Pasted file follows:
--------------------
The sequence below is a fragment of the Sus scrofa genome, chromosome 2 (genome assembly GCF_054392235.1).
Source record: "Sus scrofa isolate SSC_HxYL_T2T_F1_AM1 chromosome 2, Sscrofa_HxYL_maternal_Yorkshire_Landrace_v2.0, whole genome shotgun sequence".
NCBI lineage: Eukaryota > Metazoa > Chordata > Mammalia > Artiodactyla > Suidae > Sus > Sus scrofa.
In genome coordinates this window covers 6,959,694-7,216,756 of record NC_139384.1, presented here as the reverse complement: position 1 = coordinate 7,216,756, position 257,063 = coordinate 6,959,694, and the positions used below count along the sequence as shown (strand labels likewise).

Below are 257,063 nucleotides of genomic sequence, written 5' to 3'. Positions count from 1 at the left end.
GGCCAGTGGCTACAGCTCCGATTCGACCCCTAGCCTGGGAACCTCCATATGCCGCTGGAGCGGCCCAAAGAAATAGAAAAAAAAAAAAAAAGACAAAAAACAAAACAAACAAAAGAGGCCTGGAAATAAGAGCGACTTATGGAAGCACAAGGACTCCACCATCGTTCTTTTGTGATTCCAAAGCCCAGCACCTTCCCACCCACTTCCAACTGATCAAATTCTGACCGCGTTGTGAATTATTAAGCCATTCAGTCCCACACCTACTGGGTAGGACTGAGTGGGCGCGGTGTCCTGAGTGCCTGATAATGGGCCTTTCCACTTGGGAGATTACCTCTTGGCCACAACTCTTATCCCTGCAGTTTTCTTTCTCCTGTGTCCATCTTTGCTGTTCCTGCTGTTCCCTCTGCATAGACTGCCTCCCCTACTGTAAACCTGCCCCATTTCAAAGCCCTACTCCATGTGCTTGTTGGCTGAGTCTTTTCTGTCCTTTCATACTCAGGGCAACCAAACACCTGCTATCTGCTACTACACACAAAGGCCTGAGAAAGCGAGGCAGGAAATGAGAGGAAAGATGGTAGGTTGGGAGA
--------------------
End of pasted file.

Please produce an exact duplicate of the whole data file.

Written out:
The sequence below is a fragment of the Sus scrofa genome, chromosome 2 (genome assembly GCF_054392235.1).
Source record: "Sus scrofa isolate SSC_HxYL_T2T_F1_AM1 chromosome 2, Sscrofa_HxYL_maternal_Yorkshire_Landrace_v2.0, whole genome shotgun sequence".
NCBI lineage: Eukaryota > Metazoa > Chordata > Mammalia > Artiodactyla > Suidae > Sus > Sus scrofa.
In genome coordinates this window covers 6,959,694-7,216,756 of record NC_139384.1, presented here as the reverse complement: position 1 = coordinate 7,216,756, position 257,063 = coordinate 6,959,694, and the positions used below count along the sequence as shown (strand labels likewise).

Below are 257,063 nucleotides of genomic sequence, written 5' to 3'. Positions count from 1 at the left end.
GGCCAGTGGCTACAGCTCCGATTCGACCCCTAGCCTGGGAACCTCCATATGCCGCTGGAGCGGCCCAAAGAAATAGAAAAAAAAAAAAAAAGACAAAAAACAAAACAAACAAAAGAGGCCTGGAAATAAGAGCGACTTATGGAAGCACAAGGACTCCACCATCGTTCTTTTGTGATTCCAAAGCCCAGCACCTTCCCACCCACTTCCAACTGATCAAATTCTGACCGCGTTGTGAATTATTAAGCCATTCAGTCCCACACCTACTGGGTAGGACTGAGTGGGCGCGGTGTCCTGAGTGCCTGATAATGGGCCTTTCCACTTGGGAGATTACCTCTTGGCCACAACTCTTATCCCTGCAGTTTTCTTTCTCCTGTGTCCATCTTTGCTGTTCCTGCTGTTCCCTCTGCATAGACTGCCTCCCCTACTGTAAACCTGCCCCATTTCAAAGCCCTACTCCATGTGCTTGTTGGCTGAGTCTTTTCTGTCCTTTCATACTCAGGGCAACCAAACACCTGCTATCTGCTACTACACACAAAGGCCTGAGAAAGCGAGGCAGGAAATGAGAGGAAAGATGGTAGGTTGGGAGA